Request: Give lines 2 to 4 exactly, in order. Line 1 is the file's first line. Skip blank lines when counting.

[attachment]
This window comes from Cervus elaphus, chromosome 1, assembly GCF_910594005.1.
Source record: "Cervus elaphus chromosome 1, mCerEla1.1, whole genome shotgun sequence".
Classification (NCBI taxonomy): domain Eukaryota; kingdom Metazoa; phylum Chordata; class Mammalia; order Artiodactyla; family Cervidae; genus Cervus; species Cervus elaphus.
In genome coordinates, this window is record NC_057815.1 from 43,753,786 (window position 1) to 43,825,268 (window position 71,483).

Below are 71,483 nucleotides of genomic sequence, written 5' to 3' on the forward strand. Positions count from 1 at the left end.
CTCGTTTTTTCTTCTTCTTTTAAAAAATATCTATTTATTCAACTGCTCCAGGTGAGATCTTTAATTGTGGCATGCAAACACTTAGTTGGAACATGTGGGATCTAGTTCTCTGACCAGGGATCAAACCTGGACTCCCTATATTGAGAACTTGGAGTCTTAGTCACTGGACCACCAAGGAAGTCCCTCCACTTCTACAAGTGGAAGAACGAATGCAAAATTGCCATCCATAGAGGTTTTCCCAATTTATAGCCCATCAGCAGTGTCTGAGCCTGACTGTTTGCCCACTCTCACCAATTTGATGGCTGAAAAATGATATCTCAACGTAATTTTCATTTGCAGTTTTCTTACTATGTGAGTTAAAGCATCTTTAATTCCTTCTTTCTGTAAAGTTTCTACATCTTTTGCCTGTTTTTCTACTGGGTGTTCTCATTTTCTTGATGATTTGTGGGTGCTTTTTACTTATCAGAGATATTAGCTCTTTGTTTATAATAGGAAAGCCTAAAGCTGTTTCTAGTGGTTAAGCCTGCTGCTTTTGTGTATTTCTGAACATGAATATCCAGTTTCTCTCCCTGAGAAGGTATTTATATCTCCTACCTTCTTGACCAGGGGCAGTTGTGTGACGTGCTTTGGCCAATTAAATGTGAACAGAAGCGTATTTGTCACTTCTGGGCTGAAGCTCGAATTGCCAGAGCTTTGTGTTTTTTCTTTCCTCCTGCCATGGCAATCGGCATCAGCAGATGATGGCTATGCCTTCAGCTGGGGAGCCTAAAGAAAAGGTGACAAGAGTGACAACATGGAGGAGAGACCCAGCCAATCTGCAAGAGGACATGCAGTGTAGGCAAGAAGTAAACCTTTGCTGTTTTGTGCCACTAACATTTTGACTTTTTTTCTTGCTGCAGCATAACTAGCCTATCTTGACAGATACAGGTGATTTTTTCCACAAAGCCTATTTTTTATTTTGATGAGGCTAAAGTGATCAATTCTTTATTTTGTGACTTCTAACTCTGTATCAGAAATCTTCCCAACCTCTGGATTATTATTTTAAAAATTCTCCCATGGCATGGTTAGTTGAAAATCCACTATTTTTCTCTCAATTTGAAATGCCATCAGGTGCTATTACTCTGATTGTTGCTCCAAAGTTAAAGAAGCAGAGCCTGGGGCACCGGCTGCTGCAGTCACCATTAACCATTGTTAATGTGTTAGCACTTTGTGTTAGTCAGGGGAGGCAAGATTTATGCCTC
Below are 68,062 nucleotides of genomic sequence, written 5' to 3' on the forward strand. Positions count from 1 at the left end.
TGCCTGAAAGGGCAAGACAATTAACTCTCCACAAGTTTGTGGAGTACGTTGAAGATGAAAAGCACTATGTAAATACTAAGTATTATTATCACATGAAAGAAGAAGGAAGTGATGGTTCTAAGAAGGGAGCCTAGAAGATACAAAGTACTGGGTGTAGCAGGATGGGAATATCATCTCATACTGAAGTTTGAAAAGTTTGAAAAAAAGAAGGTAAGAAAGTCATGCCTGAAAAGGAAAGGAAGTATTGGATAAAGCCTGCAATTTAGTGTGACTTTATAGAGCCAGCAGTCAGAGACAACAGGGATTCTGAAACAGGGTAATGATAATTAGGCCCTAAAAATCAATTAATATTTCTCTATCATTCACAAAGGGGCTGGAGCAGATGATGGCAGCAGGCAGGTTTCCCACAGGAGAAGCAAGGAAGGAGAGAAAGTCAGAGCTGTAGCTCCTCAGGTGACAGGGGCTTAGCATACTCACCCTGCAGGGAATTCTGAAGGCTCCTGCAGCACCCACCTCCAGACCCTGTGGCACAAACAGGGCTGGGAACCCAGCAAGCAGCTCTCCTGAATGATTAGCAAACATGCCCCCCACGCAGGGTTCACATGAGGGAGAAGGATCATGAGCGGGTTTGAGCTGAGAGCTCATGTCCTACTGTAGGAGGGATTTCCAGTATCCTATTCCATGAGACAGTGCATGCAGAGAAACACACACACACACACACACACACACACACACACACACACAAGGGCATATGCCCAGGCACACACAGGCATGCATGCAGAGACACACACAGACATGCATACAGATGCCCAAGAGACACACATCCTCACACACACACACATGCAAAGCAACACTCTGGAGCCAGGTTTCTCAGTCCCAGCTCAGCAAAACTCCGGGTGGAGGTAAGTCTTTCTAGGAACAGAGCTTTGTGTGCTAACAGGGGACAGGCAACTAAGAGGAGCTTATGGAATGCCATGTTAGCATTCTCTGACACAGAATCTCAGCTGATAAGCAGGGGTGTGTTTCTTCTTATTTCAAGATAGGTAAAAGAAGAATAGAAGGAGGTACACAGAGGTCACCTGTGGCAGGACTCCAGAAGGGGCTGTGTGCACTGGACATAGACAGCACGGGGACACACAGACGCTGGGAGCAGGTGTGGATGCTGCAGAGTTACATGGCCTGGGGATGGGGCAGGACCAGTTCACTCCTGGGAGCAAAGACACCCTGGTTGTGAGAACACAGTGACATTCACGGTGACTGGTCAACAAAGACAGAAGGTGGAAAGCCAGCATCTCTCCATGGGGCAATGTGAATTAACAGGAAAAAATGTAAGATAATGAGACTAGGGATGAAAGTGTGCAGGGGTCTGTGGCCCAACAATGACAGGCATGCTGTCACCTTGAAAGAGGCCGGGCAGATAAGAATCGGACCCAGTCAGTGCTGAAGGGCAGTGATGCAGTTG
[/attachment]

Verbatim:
Source record: "Cervus elaphus chromosome 1, mCerEla1.1, whole genome shotgun sequence".
Classification (NCBI taxonomy): domain Eukaryota; kingdom Metazoa; phylum Chordata; class Mammalia; order Artiodactyla; family Cervidae; genus Cervus; species Cervus elaphus.
In genome coordinates, this window is record NC_057815.1 from 43,753,786 (window position 1) to 43,825,268 (window position 71,483).